12029 
David Dillenberger Kareen Rozen 
"HistoryDependent Risk Attitude" Second Version  
We propose a model of historydependent risk attitude, allowing a decision maker’s risk attitude to be affected by his history of disappointments and elations. The decision maker recursively evaluates compound risks, classifying realizations as disappointing or elating using a threshold rule. We establish equivalence between the model and two cognitive biases: risk attitudes are reinforced by experiences (one is more risk averse after disappointment than after elation) and there is a primacy effect (early outcomes have the greatest impact on risk attitude). In dynamic asset pricing, the model yields volatile, pathdependent prices. Download Paper


12021 
David Dillenberger Uzi Segal 
"Recursive Ambiguity and Machina’s Examples"  
Machina (2009, 2012) lists a number of situations where standard models of ambiguity aversion are unable to capture plausible features of ambiguity attitudes. Most of these problems arise in choice over prospects involving three or more outcomes. We show that the recursive nonexpected utility model of Segal (1987) is rich enough to accommodate all these situations. Download Paper


12007 
David Dillenberger Philipp Sadowski 
"Subjective Learning", Second Version  
We study an individual who faces a dynamic decision problem in which the process of information arrival is unobserved by the analyst. We derive a sequence of representations of preferences over menus of acts that capture the individual's uncertainty about his future beliefs. Using the most general representation, we characterize a notion of "more preference for flexibility" via a subjective analogue of Blackwell's (1951, 1953) comparisons of experiments. A more refined representation allows us to compare individuals who expect to learn differently, even if they do not agree on their prior beliefs. The class of information structures that can support such a representation generalizes the notion of a partition of the state space. We apply the model to study an individual who anticipates gradual resolution of uncertainty over time. Both the filtration (the timing of information arrival with the sequence of partitions it induces) and prior beliefs are uniquely identified. Download Paper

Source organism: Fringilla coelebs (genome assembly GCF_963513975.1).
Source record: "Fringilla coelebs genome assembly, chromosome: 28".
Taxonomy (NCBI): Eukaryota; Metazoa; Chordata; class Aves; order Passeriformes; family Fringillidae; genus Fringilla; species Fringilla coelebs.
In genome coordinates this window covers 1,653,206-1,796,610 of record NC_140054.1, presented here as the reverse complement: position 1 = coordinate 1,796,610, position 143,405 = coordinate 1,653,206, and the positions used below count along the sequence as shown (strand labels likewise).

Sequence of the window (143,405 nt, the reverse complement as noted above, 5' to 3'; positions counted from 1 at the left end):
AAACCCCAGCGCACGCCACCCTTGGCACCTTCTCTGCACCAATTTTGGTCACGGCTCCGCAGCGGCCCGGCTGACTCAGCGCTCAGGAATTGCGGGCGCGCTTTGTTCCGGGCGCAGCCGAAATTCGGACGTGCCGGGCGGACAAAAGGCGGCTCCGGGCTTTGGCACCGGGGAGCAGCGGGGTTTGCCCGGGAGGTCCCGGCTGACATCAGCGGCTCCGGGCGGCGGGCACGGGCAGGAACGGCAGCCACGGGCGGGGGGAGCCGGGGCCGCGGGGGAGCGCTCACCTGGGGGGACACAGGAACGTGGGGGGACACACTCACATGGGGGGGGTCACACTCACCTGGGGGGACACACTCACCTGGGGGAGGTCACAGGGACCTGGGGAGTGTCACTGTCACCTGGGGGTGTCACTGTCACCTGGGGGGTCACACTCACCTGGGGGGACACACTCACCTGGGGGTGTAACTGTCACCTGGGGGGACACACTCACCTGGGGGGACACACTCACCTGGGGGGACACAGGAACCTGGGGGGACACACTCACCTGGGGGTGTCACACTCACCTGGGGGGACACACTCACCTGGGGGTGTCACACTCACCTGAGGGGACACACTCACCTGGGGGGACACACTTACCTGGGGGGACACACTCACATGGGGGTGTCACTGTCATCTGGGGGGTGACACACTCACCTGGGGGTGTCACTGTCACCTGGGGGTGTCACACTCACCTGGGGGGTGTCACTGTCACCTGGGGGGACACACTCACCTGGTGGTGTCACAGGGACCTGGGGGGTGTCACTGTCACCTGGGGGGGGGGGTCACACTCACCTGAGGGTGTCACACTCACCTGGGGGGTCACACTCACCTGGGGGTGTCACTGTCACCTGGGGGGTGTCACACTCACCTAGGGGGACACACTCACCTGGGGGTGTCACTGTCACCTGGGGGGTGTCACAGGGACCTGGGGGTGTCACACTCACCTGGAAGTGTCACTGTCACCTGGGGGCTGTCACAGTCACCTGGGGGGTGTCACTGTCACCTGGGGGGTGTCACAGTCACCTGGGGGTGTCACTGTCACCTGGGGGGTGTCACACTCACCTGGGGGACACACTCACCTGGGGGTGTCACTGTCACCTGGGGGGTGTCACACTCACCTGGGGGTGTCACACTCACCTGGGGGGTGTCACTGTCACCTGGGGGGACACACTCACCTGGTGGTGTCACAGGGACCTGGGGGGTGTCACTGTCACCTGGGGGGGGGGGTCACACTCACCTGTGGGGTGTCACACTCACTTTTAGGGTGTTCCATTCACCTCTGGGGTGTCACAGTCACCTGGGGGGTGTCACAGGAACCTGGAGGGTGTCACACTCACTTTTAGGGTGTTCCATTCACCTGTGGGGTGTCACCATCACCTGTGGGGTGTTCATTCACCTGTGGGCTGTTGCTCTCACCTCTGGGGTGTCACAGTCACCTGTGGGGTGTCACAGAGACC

11042 
David Dillenberger Philipp Sadowski 
"Models of Subjective Learning"  
We study a decision maker who faces a dynamic decision problem in which the process of information arrival is subjective. By studying preferences over menus of acts, we derive a sequence of utility representations that captures the decision maker’s uncertainty about the beliefs he will hold when choosing from a menu. In the most general model of secondorder beliefs, we characterize a notion of "more preference for flexibility" via a subjective analogue of Blackwell’s (1951, 1953) comparisons of experiments. We proceed to analyze a model in which signals are subsets of the state space. The corresponding representation enables us to compare the behavior of two decision makers who expect to learn differently, even if they do not agree on their prior beliefs. The class of information systems that can support such a representation generalizes the notion of modeling information as a partition of the state space. We apply the model to study a decision maker who anticipates subjective uncertainty to be resolved gradually over time. We derive a representation that uniquely identifies both the filtration, which is the timing of information arrival with the sequence of partitions it induces, and the decision maker’s prior beliefs. Download Paper